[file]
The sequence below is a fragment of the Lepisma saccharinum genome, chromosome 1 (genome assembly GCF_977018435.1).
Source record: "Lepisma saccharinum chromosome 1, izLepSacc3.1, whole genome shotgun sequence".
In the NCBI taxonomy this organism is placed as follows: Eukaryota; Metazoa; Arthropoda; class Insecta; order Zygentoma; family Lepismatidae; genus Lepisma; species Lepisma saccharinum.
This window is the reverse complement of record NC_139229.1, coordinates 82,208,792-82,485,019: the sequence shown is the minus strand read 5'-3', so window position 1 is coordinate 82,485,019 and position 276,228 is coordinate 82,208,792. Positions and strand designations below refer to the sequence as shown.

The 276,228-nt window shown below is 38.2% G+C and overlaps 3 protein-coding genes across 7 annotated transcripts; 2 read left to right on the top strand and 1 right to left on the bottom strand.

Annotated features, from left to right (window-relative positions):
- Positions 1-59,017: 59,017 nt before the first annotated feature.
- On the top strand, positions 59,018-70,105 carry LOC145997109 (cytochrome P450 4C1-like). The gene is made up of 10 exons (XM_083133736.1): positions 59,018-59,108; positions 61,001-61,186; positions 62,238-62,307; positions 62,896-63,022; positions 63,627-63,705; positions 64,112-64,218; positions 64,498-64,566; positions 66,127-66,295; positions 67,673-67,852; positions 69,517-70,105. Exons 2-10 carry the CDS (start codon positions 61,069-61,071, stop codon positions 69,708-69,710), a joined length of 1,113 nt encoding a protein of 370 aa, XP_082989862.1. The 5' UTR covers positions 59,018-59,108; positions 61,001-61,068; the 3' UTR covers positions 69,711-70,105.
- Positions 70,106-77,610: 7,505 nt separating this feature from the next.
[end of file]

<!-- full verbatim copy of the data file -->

The sequence below is a fragment of the Lepisma saccharinum genome, chromosome 1 (genome assembly GCF_977018435.1).
Source record: "Lepisma saccharinum chromosome 1, izLepSacc3.1, whole genome shotgun sequence".
In the NCBI taxonomy this organism is placed as follows: Eukaryota; Metazoa; Arthropoda; class Insecta; order Zygentoma; family Lepismatidae; genus Lepisma; species Lepisma saccharinum.
This window is the reverse complement of record NC_139229.1, coordinates 82,208,792-82,485,019: the sequence shown is the minus strand read 5'-3', so window position 1 is coordinate 82,485,019 and position 276,228 is coordinate 82,208,792. Positions and strand designations below refer to the sequence as shown.

The 276,228-nt window shown below is 38.2% G+C and overlaps 3 protein-coding genes across 7 annotated transcripts; 2 read left to right on the top strand and 1 right to left on the bottom strand.

Annotated features, from left to right (window-relative positions):
- Positions 1-59,017: 59,017 nt before the first annotated feature.
- On the top strand, positions 59,018-70,105 carry LOC145997109 (cytochrome P450 4C1-like). The gene is made up of 10 exons (XM_083133736.1): positions 59,018-59,108; positions 61,001-61,186; positions 62,238-62,307; positions 62,896-63,022; positions 63,627-63,705; positions 64,112-64,218; positions 64,498-64,566; positions 66,127-66,295; positions 67,673-67,852; positions 69,517-70,105. Exons 2-10 carry the CDS (start codon positions 61,069-61,071, stop codon positions 69,708-69,710), a joined length of 1,113 nt encoding a protein of 370 aa, XP_082989862.1. The 5' UTR covers positions 59,018-59,108; positions 61,001-61,068; the 3' UTR covers positions 69,711-70,105.
- Positions 70,106-77,610: 7,505 nt separating this feature from the next.